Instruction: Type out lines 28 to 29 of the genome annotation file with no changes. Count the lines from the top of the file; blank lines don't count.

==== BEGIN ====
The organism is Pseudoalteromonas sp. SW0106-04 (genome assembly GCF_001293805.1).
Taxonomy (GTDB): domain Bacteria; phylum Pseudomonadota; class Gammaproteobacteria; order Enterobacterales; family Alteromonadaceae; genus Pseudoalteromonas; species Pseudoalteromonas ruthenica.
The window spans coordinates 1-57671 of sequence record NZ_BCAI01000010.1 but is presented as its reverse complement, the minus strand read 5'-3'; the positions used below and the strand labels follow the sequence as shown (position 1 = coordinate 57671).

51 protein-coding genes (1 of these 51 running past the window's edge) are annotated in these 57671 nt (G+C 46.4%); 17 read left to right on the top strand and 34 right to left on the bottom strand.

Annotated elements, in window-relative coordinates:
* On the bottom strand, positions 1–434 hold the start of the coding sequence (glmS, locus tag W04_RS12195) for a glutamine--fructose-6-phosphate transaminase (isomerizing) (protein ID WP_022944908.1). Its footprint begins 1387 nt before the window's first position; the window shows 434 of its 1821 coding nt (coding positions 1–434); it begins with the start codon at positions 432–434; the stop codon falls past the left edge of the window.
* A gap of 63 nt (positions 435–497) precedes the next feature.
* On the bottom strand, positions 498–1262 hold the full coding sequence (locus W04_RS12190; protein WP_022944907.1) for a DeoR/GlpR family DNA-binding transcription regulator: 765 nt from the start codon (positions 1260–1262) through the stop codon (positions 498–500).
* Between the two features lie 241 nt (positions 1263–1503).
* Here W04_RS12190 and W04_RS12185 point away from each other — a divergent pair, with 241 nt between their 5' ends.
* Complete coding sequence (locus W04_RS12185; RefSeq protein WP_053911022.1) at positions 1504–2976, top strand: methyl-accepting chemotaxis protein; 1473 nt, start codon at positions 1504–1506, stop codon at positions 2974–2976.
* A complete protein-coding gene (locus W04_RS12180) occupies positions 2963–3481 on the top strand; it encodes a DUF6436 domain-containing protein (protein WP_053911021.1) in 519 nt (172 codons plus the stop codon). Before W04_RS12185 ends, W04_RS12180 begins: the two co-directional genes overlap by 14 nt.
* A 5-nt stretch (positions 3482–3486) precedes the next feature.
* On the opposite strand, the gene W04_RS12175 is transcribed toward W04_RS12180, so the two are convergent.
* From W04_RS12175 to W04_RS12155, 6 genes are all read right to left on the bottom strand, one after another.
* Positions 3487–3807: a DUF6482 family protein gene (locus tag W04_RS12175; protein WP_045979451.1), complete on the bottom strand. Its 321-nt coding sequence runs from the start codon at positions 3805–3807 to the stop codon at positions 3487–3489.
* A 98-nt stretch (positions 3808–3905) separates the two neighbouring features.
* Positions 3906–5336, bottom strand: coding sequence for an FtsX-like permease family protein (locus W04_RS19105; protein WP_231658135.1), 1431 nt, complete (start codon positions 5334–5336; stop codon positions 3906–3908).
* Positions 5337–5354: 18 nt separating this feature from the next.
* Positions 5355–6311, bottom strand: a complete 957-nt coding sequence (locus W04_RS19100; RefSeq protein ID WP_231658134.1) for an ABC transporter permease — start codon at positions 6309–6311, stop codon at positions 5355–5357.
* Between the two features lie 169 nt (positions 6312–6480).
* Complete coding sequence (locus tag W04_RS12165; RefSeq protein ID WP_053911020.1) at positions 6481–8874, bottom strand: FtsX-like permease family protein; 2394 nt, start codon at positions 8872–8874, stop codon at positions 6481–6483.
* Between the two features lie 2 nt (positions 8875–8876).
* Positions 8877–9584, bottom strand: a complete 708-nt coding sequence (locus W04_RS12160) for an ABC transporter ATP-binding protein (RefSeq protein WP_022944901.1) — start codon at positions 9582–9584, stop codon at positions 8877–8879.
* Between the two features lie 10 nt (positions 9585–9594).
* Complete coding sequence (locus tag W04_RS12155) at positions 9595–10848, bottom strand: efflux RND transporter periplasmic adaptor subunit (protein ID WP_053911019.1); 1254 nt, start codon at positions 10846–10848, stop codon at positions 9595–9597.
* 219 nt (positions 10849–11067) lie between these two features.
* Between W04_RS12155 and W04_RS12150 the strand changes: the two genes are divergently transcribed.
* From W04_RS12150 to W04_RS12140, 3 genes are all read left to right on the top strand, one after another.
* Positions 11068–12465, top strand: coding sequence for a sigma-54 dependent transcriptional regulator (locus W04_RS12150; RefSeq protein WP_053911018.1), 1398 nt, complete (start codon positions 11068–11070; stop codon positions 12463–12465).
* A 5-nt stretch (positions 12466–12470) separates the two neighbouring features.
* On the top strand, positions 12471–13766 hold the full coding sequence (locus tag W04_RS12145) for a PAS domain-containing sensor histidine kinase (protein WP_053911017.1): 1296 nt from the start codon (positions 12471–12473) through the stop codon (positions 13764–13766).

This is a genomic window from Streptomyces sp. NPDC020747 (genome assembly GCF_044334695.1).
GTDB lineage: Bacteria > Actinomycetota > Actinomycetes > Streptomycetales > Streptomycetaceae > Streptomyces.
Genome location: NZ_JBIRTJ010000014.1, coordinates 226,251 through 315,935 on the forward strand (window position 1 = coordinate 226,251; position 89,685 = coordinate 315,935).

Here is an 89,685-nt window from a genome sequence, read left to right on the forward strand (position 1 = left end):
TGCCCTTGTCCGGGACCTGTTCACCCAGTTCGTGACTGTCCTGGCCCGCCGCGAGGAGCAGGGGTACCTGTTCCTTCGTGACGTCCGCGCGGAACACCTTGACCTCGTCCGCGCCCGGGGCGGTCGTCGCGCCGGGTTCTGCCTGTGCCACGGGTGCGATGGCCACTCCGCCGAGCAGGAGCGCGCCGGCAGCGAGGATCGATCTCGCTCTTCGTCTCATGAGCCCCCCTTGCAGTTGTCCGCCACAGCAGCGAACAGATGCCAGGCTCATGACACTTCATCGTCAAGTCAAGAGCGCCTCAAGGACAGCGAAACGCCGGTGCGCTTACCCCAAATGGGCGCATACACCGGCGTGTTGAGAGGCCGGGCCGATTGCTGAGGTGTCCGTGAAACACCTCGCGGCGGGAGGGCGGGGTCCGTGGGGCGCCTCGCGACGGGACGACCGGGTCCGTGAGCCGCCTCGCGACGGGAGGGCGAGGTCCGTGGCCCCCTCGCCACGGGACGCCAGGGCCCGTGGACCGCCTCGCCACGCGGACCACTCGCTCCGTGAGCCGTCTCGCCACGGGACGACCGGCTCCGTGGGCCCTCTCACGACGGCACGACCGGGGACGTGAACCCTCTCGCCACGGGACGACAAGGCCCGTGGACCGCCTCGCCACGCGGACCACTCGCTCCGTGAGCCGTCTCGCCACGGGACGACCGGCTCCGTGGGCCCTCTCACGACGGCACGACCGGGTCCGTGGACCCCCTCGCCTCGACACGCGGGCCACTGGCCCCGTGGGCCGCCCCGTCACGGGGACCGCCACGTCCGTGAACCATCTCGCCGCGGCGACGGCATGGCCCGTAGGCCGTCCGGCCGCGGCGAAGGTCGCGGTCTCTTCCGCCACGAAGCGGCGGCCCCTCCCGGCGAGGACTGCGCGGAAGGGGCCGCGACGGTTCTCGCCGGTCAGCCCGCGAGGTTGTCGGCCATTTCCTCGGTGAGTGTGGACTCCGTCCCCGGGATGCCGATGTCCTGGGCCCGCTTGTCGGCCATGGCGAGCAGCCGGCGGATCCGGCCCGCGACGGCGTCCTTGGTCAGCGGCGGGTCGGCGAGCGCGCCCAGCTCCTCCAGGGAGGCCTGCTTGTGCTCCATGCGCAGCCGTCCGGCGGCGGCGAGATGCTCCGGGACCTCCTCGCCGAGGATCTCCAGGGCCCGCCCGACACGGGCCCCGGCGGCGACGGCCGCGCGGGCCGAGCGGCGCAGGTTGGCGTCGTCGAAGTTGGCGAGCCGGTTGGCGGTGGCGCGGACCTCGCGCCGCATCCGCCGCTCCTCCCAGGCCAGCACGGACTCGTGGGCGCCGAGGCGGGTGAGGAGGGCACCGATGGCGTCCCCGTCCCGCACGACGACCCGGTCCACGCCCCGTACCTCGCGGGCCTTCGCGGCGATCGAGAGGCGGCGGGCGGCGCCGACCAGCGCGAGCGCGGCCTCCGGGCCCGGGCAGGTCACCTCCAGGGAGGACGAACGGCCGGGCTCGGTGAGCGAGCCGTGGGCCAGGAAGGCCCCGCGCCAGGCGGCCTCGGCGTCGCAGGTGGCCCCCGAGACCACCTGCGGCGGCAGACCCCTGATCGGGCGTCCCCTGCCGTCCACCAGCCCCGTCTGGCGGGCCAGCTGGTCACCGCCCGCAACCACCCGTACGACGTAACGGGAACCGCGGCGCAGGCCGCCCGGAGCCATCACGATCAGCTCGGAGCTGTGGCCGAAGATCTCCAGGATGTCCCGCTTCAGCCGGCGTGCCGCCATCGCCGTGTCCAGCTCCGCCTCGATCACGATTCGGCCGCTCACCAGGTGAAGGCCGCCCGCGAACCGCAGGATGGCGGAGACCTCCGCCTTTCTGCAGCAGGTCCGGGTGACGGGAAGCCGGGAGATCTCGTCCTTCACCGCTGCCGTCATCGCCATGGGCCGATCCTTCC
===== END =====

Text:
* Between W04_RS12155 and W04_RS12150 the strand changes: the two genes are divergently transcribed.
* From W04_RS12150 to W04_RS12140, 3 genes are all read left to right on the top strand, one after another.